There are so many original elements to this novel it’s hard to know where to start. The sci-fi trope it starts with is the ‘friendly invasion’. Earth discovers intelligent life on Qita, and its inhabitants in turn surrender completely to the human invasion of their world. However, Whiteley sets the vast majority of her novel in Devon and the title invites comparison to the Du Maurier West Country classic. After a tour of duty to Qita Jem, owner of the Skyward Inn, runs her establishment with her son Fosse, and Qitan Islay who provides the pub with its ‘brew’ – a Qitan drink with seriously hallucinogenic properties. Their part of the West country is in the Protectorate – a society that eschews high technology and contact with the rest of humanity. Outsiders – a second Qitan, and a family seeking to move into a vacant property, set in motion a chain of events that shakes the Protectorate and forces Fosse to flee.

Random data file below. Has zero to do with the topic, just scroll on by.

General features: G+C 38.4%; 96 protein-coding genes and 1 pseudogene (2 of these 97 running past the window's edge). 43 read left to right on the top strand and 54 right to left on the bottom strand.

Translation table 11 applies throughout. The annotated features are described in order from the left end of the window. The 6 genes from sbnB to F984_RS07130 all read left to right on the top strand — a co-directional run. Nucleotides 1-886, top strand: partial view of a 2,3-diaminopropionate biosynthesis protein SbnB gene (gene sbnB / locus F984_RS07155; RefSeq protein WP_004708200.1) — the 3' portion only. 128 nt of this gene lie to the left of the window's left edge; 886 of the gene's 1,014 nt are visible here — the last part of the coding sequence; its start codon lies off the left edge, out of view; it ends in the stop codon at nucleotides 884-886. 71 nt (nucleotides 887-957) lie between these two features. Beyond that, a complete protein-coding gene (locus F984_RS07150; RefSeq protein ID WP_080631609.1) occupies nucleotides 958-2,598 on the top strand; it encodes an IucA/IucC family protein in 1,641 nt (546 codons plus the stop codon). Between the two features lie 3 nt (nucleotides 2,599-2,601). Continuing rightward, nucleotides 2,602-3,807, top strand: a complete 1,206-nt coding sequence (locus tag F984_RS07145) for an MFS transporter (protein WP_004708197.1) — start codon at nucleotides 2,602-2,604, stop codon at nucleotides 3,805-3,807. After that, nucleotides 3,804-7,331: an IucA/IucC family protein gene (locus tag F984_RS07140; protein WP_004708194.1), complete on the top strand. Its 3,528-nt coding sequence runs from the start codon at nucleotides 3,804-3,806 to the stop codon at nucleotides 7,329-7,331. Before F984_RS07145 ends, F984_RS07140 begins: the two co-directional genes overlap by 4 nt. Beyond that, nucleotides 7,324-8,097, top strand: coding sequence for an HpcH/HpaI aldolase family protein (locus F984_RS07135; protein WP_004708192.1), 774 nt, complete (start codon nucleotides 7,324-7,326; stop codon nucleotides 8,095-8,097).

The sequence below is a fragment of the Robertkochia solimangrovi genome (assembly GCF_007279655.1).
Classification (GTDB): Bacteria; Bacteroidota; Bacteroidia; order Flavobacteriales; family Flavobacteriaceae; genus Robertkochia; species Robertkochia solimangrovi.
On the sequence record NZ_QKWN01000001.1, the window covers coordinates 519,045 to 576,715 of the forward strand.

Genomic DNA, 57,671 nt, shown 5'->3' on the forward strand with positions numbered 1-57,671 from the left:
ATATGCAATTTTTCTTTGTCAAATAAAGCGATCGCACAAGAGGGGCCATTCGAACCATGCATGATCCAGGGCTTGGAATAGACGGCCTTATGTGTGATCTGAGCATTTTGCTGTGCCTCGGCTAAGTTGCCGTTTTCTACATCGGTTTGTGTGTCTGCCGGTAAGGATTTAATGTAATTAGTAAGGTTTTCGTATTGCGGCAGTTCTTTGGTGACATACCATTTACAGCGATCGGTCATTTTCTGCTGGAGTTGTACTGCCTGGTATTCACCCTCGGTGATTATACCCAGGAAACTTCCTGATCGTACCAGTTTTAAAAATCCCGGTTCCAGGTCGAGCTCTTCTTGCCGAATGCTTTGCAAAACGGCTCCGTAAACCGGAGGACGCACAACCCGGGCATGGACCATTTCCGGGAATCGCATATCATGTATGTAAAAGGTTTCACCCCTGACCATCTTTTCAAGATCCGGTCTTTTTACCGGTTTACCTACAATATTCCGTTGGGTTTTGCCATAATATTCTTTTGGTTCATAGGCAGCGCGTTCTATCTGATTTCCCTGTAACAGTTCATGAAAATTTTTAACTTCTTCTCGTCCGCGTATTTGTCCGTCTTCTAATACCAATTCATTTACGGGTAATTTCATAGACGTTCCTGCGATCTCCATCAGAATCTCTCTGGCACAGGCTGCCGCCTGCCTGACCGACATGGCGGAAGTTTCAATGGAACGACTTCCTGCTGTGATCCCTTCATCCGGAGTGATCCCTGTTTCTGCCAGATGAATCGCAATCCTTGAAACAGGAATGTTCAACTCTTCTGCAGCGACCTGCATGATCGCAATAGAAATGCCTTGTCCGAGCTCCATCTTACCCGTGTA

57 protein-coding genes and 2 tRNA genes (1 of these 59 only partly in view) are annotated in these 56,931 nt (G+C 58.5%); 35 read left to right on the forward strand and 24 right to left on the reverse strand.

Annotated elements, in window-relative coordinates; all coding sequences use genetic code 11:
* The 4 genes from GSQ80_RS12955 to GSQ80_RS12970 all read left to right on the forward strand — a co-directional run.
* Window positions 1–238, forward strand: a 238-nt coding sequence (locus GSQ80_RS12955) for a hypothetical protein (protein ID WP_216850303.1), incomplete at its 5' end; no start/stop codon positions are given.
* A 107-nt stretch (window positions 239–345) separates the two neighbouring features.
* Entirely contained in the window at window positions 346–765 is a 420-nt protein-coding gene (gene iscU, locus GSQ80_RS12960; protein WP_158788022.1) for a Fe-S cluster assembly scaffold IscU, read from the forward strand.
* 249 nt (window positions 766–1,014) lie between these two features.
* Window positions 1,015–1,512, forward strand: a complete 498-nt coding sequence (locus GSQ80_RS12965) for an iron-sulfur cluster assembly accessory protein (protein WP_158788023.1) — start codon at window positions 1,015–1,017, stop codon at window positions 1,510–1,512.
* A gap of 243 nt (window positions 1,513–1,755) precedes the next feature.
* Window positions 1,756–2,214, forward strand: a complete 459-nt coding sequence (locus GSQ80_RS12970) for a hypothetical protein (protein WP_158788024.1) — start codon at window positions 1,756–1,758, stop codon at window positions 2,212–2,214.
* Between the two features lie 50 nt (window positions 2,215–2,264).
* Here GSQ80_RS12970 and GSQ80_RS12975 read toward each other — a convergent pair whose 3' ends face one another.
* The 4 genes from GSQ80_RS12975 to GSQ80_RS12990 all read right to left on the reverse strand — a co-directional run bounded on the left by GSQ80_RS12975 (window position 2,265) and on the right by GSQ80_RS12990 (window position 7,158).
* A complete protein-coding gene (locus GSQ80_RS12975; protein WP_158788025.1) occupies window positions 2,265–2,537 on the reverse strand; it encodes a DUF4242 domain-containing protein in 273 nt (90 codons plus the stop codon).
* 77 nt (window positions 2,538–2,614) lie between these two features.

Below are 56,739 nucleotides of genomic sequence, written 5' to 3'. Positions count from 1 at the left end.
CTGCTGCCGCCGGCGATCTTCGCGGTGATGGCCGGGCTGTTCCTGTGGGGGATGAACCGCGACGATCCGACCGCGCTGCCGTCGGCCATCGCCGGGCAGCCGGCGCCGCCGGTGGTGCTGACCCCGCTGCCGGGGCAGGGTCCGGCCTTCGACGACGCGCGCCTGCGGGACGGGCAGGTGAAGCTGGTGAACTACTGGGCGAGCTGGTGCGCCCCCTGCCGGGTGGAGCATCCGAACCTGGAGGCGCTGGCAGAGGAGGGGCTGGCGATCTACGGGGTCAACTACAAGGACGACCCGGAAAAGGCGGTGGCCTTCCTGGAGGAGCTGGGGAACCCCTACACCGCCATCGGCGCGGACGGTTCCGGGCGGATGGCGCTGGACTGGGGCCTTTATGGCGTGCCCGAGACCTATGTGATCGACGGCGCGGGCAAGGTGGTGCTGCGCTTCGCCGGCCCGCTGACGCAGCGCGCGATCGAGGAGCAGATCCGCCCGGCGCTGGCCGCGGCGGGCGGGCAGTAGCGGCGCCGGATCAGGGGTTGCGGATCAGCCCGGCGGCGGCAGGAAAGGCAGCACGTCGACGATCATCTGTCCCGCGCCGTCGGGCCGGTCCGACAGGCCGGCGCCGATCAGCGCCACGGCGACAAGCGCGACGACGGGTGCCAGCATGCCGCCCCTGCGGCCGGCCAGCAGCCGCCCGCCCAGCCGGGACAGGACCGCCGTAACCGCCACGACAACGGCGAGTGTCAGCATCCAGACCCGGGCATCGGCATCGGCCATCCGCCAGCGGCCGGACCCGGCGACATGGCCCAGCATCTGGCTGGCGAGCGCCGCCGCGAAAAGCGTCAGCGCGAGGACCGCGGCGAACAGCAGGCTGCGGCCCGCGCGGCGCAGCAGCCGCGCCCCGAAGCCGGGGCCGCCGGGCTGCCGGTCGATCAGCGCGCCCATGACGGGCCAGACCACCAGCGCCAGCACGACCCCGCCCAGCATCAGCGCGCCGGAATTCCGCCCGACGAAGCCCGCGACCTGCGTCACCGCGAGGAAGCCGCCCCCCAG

Whiteley takes her time to create the Protectorate society and her principal characters, and the first half of the novel proceeds at a leisurely pace. Jem in particular is an exceptionally well-drawn character, both rooted in her community as the publican, and an outsider due to her connection to Qita. Her son Fosse, chafing at the restricted life of the Protectorate, is a more conventional but still completely credible young man seeking answers and a purpose.
This might be enough for an enjoyable enough read, but Whiteley has a socking last act to unveil. Once Fosse makes his way to Qita its true nature, and whose ‘friendly invasion’ has in fact succeeded is revisited. Fascinated to hear what @kid-dynamite made of this singular work.
review copy provided by Netgalley.
Length of Read:Medium
Might appeal to people who enjoyed…
Jeff Vandermeer and Ursula K Le Guin have been mentioned in other reviews and in her lyricism, focus on character, social and ecological themes rather than technology. This is true, and indicative of the quality of writing in this book. There’s another unlikely but clear influence at the end of this work: a body horror schlock movie made in the eighties. I won’t say which one, as that would give away the twist, but let’s just say that Whiteley’s characters come to realise the power of shunting.
One thing you’ve learned
Never read Jamaica Inn. Might need to change that.